Coile: With the ever-increasing demand for bandwidth and application performance, our focus for the near future is to find the best solutions that take advantage of pivotal game-changing technologies, such as the low-Earth orbit (LEO) and medium-Earth orbit (MEO) satellite constellations, and integrate those capabilities into the tactical network of the future. LEO and MEO solutions will be a huge leap forward. There are some initial commercial MEO satellites already in use today. A few initial LEO satellites and prototypes have been launched, but that is expected to significantly increase as this technology continues to improve and more customers develop the ability to leverage it.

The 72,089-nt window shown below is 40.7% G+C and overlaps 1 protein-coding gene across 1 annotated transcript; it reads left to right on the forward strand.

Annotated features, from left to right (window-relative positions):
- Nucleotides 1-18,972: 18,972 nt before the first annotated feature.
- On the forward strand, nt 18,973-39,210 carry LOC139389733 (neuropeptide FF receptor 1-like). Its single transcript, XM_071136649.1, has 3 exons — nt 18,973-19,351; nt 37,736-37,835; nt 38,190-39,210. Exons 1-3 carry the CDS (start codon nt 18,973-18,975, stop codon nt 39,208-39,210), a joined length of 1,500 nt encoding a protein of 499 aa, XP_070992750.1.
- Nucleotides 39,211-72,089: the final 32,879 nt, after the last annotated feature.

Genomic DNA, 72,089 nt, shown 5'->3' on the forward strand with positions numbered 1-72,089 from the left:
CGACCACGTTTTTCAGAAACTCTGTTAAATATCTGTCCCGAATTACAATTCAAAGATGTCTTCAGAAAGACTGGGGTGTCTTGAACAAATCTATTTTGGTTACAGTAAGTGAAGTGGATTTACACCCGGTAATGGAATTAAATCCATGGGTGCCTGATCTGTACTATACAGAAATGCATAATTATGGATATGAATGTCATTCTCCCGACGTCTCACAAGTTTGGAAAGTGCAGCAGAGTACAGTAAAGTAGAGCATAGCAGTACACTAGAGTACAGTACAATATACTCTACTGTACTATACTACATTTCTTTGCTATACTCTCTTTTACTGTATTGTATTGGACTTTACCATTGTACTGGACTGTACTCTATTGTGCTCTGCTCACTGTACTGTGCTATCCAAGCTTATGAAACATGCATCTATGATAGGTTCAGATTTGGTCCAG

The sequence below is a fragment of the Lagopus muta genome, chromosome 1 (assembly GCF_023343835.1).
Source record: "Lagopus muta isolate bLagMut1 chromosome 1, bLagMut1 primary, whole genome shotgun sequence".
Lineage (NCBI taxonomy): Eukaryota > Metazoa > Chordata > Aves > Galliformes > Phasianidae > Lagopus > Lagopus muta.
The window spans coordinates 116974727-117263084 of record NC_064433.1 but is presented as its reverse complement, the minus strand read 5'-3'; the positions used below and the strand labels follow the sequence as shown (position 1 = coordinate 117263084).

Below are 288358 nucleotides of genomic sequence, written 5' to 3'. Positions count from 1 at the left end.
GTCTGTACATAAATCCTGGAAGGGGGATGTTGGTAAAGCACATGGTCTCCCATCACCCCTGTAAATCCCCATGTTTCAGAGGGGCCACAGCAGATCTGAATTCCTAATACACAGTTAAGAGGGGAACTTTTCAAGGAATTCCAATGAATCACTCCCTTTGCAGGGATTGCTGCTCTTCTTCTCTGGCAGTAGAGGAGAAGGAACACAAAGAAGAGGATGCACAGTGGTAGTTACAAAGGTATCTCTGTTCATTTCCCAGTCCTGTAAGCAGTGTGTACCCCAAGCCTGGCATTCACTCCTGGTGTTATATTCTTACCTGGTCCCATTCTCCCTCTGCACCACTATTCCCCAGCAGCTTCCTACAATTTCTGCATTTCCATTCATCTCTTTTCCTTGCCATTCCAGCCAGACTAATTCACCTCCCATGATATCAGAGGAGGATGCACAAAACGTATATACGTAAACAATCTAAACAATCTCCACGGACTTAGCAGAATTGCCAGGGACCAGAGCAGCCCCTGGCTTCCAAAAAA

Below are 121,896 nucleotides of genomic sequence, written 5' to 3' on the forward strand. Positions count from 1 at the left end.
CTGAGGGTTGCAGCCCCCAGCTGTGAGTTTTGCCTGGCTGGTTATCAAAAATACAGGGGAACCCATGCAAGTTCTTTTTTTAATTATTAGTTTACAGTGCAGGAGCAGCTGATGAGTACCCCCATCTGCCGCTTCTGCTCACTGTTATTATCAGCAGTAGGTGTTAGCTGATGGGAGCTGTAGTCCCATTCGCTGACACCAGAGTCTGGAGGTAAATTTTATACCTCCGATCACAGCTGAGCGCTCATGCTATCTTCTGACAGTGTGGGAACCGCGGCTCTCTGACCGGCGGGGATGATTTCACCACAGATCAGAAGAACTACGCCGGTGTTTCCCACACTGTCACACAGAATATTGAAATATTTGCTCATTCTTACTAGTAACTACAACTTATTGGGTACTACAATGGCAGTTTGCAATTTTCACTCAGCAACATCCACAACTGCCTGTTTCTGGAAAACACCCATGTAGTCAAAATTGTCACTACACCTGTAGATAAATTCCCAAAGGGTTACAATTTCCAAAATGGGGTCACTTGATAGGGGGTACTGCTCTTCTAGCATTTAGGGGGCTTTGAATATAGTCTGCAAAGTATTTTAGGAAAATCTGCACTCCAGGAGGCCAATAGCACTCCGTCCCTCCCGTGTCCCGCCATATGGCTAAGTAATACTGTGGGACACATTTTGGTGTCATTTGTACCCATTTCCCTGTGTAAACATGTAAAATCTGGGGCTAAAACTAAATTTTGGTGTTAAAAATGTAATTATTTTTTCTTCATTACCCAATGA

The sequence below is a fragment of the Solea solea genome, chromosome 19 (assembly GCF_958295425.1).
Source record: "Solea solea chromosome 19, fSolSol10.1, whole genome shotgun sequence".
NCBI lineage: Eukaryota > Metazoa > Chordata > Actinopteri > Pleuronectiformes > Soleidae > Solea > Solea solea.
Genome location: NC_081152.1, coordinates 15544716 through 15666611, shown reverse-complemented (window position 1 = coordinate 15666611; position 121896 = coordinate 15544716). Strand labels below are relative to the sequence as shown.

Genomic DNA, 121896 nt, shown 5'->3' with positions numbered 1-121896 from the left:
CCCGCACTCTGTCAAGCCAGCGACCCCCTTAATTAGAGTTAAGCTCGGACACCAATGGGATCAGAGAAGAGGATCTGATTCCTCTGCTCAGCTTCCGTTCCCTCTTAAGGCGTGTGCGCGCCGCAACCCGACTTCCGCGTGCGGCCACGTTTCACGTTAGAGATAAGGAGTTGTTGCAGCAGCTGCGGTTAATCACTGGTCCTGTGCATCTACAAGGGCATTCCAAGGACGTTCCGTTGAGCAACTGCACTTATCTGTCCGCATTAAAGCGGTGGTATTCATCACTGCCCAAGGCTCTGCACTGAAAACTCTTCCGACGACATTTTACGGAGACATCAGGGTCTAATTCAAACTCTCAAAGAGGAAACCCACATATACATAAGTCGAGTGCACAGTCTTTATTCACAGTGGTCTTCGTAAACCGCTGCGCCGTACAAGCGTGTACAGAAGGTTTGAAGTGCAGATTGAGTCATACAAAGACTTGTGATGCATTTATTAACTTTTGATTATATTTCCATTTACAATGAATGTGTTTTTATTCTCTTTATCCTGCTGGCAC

Compared to larger traditional geosynchronous satellites that most people are familiar with, these smaller LEO and MEO satellites travel closer to Earth and are launched in greater numbers. Each MEO constellation can contain more than a dozen MEO satellites, and LEO constellations could have more than 100 of the even smaller LEO satellites orbiting the globe. The natural resiliency that comes with having many satellites is important for the Army for transport diversity in a contested environment and helps improve the on-the-move capability of satellite communications. However, the most important benefits we anticipate will be the significant increase in bandwidth and the lower latency. The signals don’t have to travel as far to get to the satellite, so there is more radiated power available for communication. The reduced signal-transfer time will significantly improve the performance of the entire network, especially the application layer. These LEO and MEO constellations could also enable us to provide a huge increase in bandwidth compared to current network capability.